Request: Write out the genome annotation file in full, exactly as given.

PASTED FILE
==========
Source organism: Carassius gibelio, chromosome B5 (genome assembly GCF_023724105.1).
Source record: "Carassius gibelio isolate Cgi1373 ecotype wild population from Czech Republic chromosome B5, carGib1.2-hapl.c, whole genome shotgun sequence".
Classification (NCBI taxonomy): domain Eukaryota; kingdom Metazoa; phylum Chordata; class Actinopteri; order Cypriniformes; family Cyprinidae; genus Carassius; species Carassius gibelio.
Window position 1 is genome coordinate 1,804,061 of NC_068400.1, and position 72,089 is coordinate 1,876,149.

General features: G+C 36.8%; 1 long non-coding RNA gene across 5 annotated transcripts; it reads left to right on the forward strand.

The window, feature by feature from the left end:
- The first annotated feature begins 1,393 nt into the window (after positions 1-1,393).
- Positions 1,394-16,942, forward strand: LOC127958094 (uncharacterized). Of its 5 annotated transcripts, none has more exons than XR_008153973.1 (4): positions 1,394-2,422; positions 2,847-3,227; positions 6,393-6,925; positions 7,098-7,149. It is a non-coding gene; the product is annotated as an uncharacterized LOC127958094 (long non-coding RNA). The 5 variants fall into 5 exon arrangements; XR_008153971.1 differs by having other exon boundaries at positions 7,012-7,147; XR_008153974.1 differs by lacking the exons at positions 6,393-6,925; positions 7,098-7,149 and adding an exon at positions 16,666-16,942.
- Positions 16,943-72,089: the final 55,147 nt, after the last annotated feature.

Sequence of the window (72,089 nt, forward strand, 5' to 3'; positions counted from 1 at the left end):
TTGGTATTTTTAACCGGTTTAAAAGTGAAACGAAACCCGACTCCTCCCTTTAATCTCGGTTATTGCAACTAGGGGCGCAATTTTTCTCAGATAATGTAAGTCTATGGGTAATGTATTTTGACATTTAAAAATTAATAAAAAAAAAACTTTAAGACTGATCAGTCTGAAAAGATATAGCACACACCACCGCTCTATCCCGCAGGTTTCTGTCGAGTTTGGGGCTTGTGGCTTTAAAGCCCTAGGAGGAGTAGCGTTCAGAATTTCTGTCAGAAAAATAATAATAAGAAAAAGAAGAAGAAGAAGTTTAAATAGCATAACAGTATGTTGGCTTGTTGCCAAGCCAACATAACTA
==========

Source organism: Carassius gibelio, chromosome B5 (genome assembly GCF_023724105.1).
Source record: "Carassius gibelio isolate Cgi1373 ecotype wild population from Czech Republic chromosome B5, carGib1.2-hapl.c, whole genome shotgun sequence".
Classification (NCBI taxonomy): domain Eukaryota; kingdom Metazoa; phylum Chordata; class Actinopteri; order Cypriniformes; family Cyprinidae; genus Carassius; species Carassius gibelio.
Window position 1 is genome coordinate 1,804,061 of NC_068400.1, and position 72,089 is coordinate 1,876,149.

General features: G+C 36.8%; 1 long non-coding RNA gene across 5 annotated transcripts; it reads left to right on the forward strand.

The window, feature by feature from the left end:
- The first annotated feature begins 1,393 nt into the window (after positions 1-1,393).
- Positions 1,394-16,942, forward strand: LOC127958094 (uncharacterized). Of its 5 annotated transcripts, none has more exons than XR_008153973.1 (4): positions 1,394-2,422; positions 2,847-3,227; positions 6,393-6,925; positions 7,098-7,149. It is a non-coding gene; the product is annotated as an uncharacterized LOC127958094 (long non-coding RNA). The 5 variants fall into 5 exon arrangements; XR_008153971.1 differs by having other exon boundaries at positions 7,012-7,147; XR_008153974.1 differs by lacking the exons at positions 6,393-6,925; positions 7,098-7,149 and adding an exon at positions 16,666-16,942.
- Positions 16,943-72,089: the final 55,147 nt, after the last annotated feature.

Sequence of the window (72,089 nt, forward strand, 5' to 3'; positions counted from 1 at the left end):
TTGGTATTTTTAACCGGTTTAAAAGTGAAACGAAACCCGACTCCTCCCTTTAATCTCGGTTATTGCAACTAGGGGCGCAATTTTTCTCAGATAATGTAAGTCTATGGGTAATGTATTTTGACATTTAAAAATTAATAAAAAAAAAACTTTAAGACTGATCAGTCTGAAAAGATATAGCACACACCACCGCTCTATCCCGCAGGTTTCTGTCGAGTTTGGGGCTTGTGGCTTTAAAGCCCTAGGAGGAGTAGCGTTCAGAATTTCTGTCAGAAAAATAATAATAAGAAAAAGAAGAAGAAGAAGTTTAAATAGCATAACAGTATGTTGGCTTGTTGCCAAGCCAACATAACTA